Question 2: Are you talking the right talk?
Too often we frame our questions from the perspective of the business rather than the customer. Customers are not going to discuss or describe products with the same words and phrases we use in the brand guidelines. A customer is going to approach an experience, site design or brand touchpoint in the way that works best for them and chart their own path based on their needs.
Putting the focus on yourself and not the people you’re trying to reach provides the answers you want to hear, shutting you off from the answers you need.
For example, if you’re looking at how people discuss your brand online and you are only looking for Official Brand Name™ and not the various folksonomies, nicknames, and even slurs there may be for your brand, you are missing a good part – maybe the most important part – of the conversation.
Many of the answers we’re seeking in communications are led by a desire to understand why consumers do what they do and how our efforts impacted their actions. If you’re not setting up research that takes the consumer perspective into account, you will always have an answer disconnected from the reality you’re operating in.
Question 3: Are you factoring for human failings when gathering data?
The problem with many models of behavior is that they anticipate people will act logically and answer honestly. Have you met the human race? We’re a pack of irrational liars!
People tend to share what they feel puts them in the best light or frames them as the hero of the narrative. They will try to give the ‘right’ answer as opposed to the ‘actual’ answer. For example, as much as someone may acknowledge the importance of good diet and exercise, that won’t change the fact that they spent the evening hoovering down a bag of chips and bottle of soda in front of the TV.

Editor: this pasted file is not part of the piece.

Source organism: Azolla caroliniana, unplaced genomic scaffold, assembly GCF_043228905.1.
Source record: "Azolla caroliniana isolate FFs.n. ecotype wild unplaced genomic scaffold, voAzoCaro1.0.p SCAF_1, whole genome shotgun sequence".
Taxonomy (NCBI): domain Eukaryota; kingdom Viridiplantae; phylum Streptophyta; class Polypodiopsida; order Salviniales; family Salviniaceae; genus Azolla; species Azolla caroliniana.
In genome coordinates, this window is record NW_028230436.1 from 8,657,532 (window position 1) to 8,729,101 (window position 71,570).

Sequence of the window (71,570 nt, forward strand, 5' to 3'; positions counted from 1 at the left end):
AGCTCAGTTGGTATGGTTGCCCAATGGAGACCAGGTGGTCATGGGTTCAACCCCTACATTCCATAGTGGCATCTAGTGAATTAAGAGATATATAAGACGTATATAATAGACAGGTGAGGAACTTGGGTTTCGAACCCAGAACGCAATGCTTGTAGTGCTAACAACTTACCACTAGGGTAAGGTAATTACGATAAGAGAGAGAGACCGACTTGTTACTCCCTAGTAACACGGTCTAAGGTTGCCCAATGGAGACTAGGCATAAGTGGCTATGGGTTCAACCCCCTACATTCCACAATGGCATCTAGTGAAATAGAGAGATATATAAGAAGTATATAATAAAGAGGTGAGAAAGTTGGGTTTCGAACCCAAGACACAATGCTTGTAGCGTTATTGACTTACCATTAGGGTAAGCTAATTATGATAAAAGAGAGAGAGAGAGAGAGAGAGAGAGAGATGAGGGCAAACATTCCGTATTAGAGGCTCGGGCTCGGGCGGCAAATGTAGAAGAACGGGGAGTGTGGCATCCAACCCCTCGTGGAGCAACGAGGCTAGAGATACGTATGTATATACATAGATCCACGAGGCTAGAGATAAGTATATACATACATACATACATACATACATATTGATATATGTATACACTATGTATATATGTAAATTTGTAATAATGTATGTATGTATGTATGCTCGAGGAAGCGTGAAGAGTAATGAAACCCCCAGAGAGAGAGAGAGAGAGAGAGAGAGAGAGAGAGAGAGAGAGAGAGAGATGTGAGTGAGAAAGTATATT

To get better answers, your questions need to take human failings into account and be designed to triangulate the truth. Look to actual past behaviors as opposed to claims of what will be done. Look for other signs or indicators that can be used to circumnavigate past the truths people prefer to tell about themselves and reach the reality of what they desire. Reframe the question so the truth sets the respondent as the hero.
In addition, be careful that this inherent human failing isn’t in the design of your research and that you aren’t leading the respondent to the answers you want to have. Likewise, be very careful that you aren’t reading into data that isn’t there, placing an over-emphasis on the information that fits a preferred narrative while ignoring proof that counters it.
Asking better questions requires a clarity of purpose, an honesty of the self and recognition of the failing in others. It’s a tall order, but it can be done. And doing so will serve you, your brands, your company, and your customers better.